by Mary Lou Masters
The gubernatorial race between Kentucky’s Democratic Gov. Andy Beshear and Republican Attorney General Daniel Cameron appears to be in a dead heat just days before Tuesday’s election, according to a Friday poll.
Beshear (pictured above, right) and Cameron (pictured above, left) are tied at 47% among likely Kentucky voters ahead of the Nov. 7 election, with 4% remaining undecided and 2% naming someone else, according to an Emerson College survey. Among the 4% of voters who remain undecided on the race, 62% are leaning toward voting for Cameron while 39% are leaning toward Beshear.
“Cameron appears to have gained ground by consolidating Republican voters who supported former President Donald Trump in the 2020 election,” Spencer Kimball, executive director of Emerson College Polling, said in a statement. “In October, 54% of Trump supporters supported Cameron; now, as election day approaches, that number has jumped to 79% – a 25-point increase. Notably, October’s poll was of registered voters in Kentucky, while this final election poll includes only those who are very likely or have already voted in Kentucky.”
Cameron led Beshear among independents who say they will vote for or are leaning toward supporting the attorney general at 48% to 45%, respectively, according to the poll. While Beshear led Cameron among those aged 18 to 49, the attorney general garnered more of the vote from 50-year-olds and older.
“The race between Biden Cheerleader Andy Beshear and Trump-backed Attorney General Daniel Cameron continues to tighten,” Sean Southard, Cameron campaign spokesman, told the Daily Caller News Foundation in a statement. “It’s clear momentum is building for AG Cameron as voters learn more about Andy’s continued support for Joe Biden and his agenda in Kentucky. Attorney General Cameron is in a strong position to win and deliver a new era of Republican leadership for Kentucky.”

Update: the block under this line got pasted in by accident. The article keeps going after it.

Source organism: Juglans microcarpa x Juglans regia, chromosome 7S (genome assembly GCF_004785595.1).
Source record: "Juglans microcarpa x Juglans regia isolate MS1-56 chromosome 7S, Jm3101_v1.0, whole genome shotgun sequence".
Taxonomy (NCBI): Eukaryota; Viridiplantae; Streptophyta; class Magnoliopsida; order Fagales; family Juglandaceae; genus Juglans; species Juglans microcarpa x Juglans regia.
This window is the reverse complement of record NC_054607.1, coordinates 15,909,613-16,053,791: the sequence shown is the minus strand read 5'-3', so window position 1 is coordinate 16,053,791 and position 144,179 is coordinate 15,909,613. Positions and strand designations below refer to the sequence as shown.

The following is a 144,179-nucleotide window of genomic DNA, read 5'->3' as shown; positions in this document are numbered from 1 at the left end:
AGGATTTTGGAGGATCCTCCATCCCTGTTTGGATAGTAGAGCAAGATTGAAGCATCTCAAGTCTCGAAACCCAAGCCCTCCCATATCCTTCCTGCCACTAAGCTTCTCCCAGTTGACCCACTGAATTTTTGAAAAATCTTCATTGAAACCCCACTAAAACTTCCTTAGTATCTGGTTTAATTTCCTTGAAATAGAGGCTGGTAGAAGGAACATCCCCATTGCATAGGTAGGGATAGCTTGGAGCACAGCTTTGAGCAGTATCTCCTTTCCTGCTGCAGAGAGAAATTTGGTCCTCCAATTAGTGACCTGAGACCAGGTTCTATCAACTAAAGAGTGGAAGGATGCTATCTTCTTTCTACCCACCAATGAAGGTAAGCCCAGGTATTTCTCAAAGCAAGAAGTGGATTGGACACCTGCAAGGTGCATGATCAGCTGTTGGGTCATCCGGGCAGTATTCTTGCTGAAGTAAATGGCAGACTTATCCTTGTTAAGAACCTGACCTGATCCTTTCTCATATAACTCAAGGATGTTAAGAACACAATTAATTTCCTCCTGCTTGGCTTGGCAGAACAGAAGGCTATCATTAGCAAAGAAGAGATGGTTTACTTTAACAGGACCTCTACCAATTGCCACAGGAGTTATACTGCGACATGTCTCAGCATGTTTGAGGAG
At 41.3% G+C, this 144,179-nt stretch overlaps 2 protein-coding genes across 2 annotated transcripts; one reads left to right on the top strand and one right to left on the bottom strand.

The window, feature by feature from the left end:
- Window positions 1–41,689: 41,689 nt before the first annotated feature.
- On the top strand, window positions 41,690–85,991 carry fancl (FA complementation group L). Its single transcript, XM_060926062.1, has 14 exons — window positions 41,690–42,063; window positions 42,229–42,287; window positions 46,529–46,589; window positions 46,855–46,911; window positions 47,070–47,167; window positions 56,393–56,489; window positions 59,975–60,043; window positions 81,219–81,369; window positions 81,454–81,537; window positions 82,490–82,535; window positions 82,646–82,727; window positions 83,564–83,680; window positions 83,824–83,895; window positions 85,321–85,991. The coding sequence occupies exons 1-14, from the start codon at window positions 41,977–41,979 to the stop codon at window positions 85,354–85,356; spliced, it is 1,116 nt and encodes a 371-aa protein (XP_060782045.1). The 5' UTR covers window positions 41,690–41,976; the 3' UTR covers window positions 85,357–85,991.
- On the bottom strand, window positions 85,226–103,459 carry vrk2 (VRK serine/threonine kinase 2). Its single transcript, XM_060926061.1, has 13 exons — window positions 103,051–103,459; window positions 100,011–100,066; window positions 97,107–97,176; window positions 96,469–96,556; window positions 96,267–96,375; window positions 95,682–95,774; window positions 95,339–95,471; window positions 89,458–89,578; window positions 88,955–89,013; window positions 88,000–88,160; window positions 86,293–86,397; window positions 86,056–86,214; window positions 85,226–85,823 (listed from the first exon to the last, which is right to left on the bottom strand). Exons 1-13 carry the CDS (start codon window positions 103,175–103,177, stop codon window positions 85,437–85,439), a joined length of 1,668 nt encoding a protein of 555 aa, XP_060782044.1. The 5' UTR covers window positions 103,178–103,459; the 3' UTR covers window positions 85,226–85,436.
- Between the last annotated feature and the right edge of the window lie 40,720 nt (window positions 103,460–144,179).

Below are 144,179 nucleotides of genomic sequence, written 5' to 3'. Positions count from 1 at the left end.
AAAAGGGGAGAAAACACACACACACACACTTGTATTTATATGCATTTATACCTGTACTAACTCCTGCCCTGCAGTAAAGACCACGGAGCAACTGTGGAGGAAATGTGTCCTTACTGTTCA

A majority of Kentucky voters anticipate Beshear’s reelection next week at 57%, while 41% believe Cameron will unseat the governor, according to the poll.
The survey also found that a majority of Kentucky voters oppose the state’s abortion bill, which bars the procedure in nearly all instances with little exceptions, at 55% compared to 28% who support it.
Polling on the two-man race has largely indicated Beshear was favored anywhere from 2 to 16 points, with one survey conducted just after both candidates secured their respective party nominations finding the two tied at 47%, according to FiveThirtyEight’s compilation.
Beshear’s reelection campaign significantly out-raised Cameron, with the former bringing in nearly $15 million compared to the latter‘s $2.8 million, according to Kentucky Registry of Election Finance records released in mid-September. The margin between the candidates’ cash on hand totals was closer, with Beshear and Cameron having $4.2 million and $1.4 million in the bank, respectively.
The Emerson College survey polled 1,000 likely voters from Oct. 30 to Nov. 2 with a margin of error of plus or minus 3%.
Beshear’s campaign did not immediately respond to the DCNF’s request for comment.
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Mary Lou Masters is a reporter at Daily Caller News Foundation.